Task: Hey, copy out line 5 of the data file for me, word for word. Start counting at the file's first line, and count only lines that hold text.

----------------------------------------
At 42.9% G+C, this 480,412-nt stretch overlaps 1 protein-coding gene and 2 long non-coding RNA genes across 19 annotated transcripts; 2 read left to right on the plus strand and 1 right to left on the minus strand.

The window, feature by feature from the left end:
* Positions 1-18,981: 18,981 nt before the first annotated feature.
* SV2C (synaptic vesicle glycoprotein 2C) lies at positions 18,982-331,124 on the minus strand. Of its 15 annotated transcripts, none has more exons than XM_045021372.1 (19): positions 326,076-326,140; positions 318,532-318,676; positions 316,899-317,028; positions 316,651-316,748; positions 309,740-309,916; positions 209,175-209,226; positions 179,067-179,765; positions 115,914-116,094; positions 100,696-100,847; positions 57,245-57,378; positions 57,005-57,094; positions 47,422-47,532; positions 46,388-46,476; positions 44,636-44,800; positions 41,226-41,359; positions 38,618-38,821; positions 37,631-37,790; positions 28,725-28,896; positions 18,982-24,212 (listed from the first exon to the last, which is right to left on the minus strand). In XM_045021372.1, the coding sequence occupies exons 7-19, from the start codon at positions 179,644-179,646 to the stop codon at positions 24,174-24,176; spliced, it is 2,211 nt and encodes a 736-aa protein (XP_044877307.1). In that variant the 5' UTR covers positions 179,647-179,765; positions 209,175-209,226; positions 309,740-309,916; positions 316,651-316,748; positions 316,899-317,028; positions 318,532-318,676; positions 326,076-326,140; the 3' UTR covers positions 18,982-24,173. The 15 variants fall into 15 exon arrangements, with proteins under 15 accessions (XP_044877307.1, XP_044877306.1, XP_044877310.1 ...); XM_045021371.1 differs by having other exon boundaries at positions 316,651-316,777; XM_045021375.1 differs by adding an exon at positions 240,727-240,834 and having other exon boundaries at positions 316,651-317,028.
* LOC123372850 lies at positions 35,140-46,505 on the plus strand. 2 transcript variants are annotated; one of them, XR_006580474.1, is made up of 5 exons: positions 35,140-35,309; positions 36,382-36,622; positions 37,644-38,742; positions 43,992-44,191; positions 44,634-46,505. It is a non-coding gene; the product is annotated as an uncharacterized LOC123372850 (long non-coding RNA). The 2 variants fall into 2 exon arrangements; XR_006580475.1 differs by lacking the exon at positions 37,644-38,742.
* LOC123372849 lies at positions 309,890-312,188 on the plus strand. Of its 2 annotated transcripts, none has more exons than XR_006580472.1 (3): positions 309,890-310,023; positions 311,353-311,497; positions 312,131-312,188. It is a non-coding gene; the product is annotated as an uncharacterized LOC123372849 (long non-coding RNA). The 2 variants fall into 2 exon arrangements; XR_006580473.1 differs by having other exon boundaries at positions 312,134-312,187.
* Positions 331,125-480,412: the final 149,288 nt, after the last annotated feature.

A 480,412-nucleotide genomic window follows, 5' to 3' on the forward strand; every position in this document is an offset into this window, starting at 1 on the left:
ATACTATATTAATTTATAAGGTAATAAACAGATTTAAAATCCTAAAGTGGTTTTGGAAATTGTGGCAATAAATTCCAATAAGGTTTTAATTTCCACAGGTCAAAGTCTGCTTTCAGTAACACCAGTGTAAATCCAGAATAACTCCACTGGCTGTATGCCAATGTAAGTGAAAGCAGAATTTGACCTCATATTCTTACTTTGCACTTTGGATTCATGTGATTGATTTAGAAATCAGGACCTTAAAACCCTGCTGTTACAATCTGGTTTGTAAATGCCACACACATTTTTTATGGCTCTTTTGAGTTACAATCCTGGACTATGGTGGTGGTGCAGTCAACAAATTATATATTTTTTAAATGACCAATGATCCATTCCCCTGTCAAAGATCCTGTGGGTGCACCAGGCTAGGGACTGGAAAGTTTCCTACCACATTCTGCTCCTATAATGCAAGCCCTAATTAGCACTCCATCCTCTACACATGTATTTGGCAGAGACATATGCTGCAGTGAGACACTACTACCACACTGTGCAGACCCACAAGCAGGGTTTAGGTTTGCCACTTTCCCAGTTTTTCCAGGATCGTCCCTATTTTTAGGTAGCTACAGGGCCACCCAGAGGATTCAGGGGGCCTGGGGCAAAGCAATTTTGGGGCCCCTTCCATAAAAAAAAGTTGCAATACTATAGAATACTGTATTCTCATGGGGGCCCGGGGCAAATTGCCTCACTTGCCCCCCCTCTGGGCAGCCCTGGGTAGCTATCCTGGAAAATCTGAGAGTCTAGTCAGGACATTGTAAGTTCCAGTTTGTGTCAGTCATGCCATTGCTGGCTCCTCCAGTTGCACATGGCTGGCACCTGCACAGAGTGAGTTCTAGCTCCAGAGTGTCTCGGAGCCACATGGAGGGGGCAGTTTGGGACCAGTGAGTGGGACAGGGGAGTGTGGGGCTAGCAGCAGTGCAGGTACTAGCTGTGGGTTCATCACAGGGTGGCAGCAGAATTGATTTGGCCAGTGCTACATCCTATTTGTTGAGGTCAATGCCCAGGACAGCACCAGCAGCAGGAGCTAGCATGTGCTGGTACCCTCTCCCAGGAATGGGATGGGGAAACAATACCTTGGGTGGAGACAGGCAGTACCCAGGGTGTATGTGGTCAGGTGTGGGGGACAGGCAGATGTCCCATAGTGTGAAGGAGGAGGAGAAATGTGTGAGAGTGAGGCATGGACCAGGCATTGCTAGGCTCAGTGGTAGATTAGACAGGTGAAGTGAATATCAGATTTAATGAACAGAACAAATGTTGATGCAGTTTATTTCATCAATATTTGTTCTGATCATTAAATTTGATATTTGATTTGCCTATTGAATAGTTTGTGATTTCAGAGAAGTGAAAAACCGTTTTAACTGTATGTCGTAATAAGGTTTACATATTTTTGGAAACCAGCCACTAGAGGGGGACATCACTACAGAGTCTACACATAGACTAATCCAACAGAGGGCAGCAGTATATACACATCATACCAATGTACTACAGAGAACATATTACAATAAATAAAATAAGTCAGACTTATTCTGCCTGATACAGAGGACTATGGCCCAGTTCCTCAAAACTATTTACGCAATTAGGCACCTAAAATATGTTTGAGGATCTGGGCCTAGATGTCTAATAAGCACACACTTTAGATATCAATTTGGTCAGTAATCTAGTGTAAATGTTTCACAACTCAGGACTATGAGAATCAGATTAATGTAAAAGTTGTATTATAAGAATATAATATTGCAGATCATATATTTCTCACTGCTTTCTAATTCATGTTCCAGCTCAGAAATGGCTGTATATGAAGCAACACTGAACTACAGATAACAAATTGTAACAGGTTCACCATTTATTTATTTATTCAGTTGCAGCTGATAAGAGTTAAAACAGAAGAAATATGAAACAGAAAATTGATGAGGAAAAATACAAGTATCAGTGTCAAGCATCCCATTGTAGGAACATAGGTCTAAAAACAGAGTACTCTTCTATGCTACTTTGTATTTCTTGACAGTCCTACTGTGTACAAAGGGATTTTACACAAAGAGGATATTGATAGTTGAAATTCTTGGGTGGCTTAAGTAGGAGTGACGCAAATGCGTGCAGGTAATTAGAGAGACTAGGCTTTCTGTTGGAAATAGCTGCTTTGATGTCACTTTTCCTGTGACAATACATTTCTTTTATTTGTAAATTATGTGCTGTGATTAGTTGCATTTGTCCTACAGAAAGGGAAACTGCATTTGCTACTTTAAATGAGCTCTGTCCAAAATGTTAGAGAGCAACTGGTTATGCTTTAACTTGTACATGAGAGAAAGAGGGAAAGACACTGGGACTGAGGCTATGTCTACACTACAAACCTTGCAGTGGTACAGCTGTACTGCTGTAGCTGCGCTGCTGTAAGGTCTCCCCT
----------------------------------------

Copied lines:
* LOC123372850 lies at positions 35,140-46,505 on the plus strand. 2 transcript variants are annotated; one of them, XR_006580474.1, is made up of 5 exons: positions 35,140-35,309; positions 36,382-36,622; positions 37,644-38,742; positions 43,992-44,191; positions 44,634-46,505. It is a non-coding gene; the product is annotated as an uncharacterized LOC123372850 (long non-coding RNA). The 2 variants fall into 2 exon arrangements; XR_006580475.1 differs by lacking the exon at positions 37,644-38,742.